Re: The original version - 01-12-2011 , 08:43 PM
Considering I had free time during the holidays I could intensively
post new entries on the thread. Because work is beginning again, I
will limit my entries to a minimum. With this post I would like to
summarize what I have written so far:
1. This thread began because the authors of Anchor Modeling used a
procedure which I described on this thread in a post from May 26,
2010. I labeled this procedure "(a)" and I published this procedure in
2005. Procedure (a) and the basic idea of my work I stated in 2005 on
this user group, and Anchor modeling was released on November 2009.
Without procedure (a), Anchor Modeling is essentially worthless.
To conclude, the ideas of my paper were described and analyzed in
detail through specific examples to a broad group of readers.
2. I showed that though procedure (a) is important, it could not be
solution for databases.
3 I argued that Anchor Modeling can not even solve some major areas
related to "history" of the database. ( Erroneous data, relationships,
the deleting of data, non-sequential states, anomalies with "surrogate
Unfortunately defending my work, I lost all my free time to work on
perfecting my paper.
In the end, I apologize to those who find this thread foreign, unusual
Re: The original version - 01-30-2011 , 08:06 AM
I received an email from Lars Ronnback, one of the Anchor Modeling
authors on August 25, 2010.
Among other things he explained to me that he and the other authors
have not read my paper. (“Unfortunately we have not read yours. Have
you got a URL to where we might find it?”)
Previously, I had posted the website addresses that contained my
papers from 2005 and 2008, but I suppose Mr. Ronnback wanted to know
the “URL” of a journal in which my paper was published. This leads to
the conclusion that:
1) Mr. Ronnback of Anchor modeling maybe thinks that papers from web
sites and user groups do not have any rights.
2) That things are not as I present them.
So I decided to post this text, though I had not intended to.
I submitted my paper on August 21, 2008 in Journal of Computing and
Information Technology (from Croatia). Croatia is a country of my
Almost a year went by after the paper was submitted without any
information about whether the paper had been accepted or rejected. I
realized that the paper could not be published even after a year, I
contacted the Editor-in-Chief S. Lonacaric and informed him I would
publish the paper on my website, and in the case that it was accepted,
I would give all the rights to his journal. I quickly received a
message from D. Mladenic (from Slovenia ), the Associate Editor, that
my paper was rejected. I inquired about the reviewers and got the
answer that I could not get reviewers names nor contact them. So if
one is interested in my paper, she/he can contact above mentioned
The only comment D. Mladenic made that was targeted at a specific part
of my paper was absurd. Here, the reviewer questions my employing the
same example twice, though these are actually two different examples;
see in the reviewer comment: “…instead of using practically the same
example more than once (see subsections 3.7 and 3.8)…”
I complained because in my opinion this paper was rejected without any
scientific arguments. My complaint was refused.
Then suddenly, quite by accident, I came upon the paper Anchor
Modeling. I wrote to the chief editor, S. Loncaric and stated that
Anchor Modeling was only a special case of my paper. I wrote that it
had received an award for the best paper of 2009 at ER Congress. I
also wrote that Anchor Modelling employs my ideas from my paper
published in 2005.
S. Loncaric has never responded to my note. As I mentioned S. Loncaric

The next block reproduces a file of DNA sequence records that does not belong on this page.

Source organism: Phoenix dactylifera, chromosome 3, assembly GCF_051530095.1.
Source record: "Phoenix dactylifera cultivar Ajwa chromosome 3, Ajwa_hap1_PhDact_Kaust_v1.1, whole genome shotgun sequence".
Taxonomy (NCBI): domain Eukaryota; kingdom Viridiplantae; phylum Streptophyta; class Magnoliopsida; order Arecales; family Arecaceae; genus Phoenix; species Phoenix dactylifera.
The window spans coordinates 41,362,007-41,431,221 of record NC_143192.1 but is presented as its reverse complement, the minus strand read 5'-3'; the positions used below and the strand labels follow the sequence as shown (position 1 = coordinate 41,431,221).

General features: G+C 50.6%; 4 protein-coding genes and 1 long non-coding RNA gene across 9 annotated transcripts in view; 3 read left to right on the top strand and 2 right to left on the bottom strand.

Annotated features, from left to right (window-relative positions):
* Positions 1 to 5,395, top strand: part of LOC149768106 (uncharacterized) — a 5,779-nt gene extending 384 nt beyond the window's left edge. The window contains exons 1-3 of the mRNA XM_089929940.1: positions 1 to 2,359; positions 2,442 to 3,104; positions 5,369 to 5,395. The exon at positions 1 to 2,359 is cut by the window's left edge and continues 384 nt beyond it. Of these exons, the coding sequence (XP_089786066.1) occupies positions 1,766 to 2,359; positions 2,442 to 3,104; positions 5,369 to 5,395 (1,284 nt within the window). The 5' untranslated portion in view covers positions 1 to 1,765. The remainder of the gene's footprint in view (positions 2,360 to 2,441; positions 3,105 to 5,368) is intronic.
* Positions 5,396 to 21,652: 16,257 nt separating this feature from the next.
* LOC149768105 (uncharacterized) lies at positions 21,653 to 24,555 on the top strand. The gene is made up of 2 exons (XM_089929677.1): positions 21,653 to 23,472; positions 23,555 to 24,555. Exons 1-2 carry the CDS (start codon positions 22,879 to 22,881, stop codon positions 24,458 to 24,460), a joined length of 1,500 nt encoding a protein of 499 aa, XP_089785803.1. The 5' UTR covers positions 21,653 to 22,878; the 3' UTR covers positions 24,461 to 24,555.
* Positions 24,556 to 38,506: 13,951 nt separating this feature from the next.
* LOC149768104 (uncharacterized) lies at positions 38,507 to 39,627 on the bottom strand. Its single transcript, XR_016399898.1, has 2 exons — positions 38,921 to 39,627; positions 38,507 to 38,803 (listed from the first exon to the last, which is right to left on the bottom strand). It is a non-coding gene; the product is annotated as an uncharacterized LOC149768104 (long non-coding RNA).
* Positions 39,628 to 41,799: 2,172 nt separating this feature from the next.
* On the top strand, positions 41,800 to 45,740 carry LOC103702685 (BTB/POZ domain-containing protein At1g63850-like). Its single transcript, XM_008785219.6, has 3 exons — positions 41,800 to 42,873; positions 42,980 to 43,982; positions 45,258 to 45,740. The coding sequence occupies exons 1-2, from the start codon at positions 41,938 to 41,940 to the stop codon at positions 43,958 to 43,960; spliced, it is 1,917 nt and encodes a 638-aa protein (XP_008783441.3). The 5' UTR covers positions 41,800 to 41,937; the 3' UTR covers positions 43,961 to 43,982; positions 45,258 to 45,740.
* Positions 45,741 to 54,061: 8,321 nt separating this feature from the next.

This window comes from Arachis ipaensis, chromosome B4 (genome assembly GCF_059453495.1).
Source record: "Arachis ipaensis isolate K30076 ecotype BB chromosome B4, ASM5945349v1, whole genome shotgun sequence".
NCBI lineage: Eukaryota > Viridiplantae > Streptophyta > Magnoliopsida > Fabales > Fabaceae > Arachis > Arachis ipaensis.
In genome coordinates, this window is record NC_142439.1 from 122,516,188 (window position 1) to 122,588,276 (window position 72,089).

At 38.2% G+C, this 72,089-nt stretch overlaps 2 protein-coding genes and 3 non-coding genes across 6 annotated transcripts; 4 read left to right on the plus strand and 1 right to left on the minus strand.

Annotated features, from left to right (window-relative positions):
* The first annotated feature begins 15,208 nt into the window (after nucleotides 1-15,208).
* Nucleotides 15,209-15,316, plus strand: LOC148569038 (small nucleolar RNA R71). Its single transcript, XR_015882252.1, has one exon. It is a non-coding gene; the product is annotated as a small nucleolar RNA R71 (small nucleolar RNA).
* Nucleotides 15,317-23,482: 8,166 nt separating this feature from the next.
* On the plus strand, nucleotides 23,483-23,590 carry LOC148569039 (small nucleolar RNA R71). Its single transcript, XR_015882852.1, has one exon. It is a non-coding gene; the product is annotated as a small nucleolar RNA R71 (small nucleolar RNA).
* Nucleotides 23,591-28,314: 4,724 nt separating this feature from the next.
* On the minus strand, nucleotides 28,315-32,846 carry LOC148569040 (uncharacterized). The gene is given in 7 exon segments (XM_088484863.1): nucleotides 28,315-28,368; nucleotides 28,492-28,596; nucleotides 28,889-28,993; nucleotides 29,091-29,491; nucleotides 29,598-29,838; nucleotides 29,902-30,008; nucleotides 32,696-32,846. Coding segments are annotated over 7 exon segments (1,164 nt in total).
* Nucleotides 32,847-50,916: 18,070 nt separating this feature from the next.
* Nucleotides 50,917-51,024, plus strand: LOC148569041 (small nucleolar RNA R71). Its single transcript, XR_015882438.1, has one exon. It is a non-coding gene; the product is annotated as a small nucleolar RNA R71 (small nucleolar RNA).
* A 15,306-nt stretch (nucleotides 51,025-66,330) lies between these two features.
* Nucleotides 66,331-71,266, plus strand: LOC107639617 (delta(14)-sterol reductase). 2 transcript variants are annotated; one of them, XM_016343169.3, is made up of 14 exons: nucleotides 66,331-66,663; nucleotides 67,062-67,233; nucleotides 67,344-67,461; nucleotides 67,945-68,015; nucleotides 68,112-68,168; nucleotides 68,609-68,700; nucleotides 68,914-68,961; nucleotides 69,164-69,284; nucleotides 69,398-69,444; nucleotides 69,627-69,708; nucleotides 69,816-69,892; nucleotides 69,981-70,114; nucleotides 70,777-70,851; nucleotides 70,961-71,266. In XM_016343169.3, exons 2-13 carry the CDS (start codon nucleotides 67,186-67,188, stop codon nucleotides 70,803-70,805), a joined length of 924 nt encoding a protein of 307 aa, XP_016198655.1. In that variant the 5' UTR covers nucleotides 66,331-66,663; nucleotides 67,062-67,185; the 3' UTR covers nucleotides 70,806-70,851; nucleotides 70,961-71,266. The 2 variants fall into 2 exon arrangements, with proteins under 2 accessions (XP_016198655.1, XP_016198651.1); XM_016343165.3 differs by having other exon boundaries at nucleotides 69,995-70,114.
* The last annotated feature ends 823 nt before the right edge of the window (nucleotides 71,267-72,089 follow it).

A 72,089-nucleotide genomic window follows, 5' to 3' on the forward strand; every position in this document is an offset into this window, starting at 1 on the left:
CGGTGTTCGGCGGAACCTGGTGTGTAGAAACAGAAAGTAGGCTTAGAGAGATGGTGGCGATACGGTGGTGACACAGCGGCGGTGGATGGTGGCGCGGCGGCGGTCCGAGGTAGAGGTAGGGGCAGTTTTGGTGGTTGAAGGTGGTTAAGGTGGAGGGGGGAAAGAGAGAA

is Editor-in-Chief in this journal.
I have since given up on publishing this paper in a journal, and have
published the submitted version online.
As far as I know, the aforementioned editors are not experts in
databases. According to their CV's, research by D. Mladenic is
connected to "Machine Learning, Text meaning", and the research by S.
Loncaric is connected to "Imaging".
All my life I work with databases, I was project leader on several
very complex projects.
At that point I began this thread. In my opinion the results of my
paper are important.
So, I put the main idea from the paper on web and on this user group
on September, 2005. I submitted my paper on August 21, 2008;
published the submitted version on my web site on March 7, 2009.
Anchor Modeling got award as the best paper on November, 2009.
I think this thread provides some experience for those who express
their ideas on the user groups and on their websites. It seems that
there are people who think that scientific texts, posted on a website
(user group), are not relevant scientific texts. I mean on a text
which is obviously the original scientific text.
Regarding the rejection of my paper D. Mladenic sent me the following:
“Reviewer nr.1 comment:
In general, the idea of the research is not clearly represented and
the paper is not well-structured.
Introduction section of the paper should contain more concrete
description of the research problem (significance, motivation and
possibly the list of contributions).
It would be necessary to add a Conclusion section which would
summarize the main achievements and key results of the research.
In addition, it would be useful to include in the paper a Related work
section with an overview of existing methodologies and various
approaches applicable for a given research topic. Besides it, the
comparison with other relevant methodologies could be made and the
list of references (literature cited) could be augmented. It would
help to explicitly state the originality of the performed research.
Clarity of the article should be improved. All examples, tables and
formulas should be enumerated and the text of the article itself
should be formatted in a more suitable way for reading.
As well, it would be helpful to give examples along with definitions.
At the same time, instead of using practically the same example more
than once (see subsections 3.7 and 3.8), the references on the used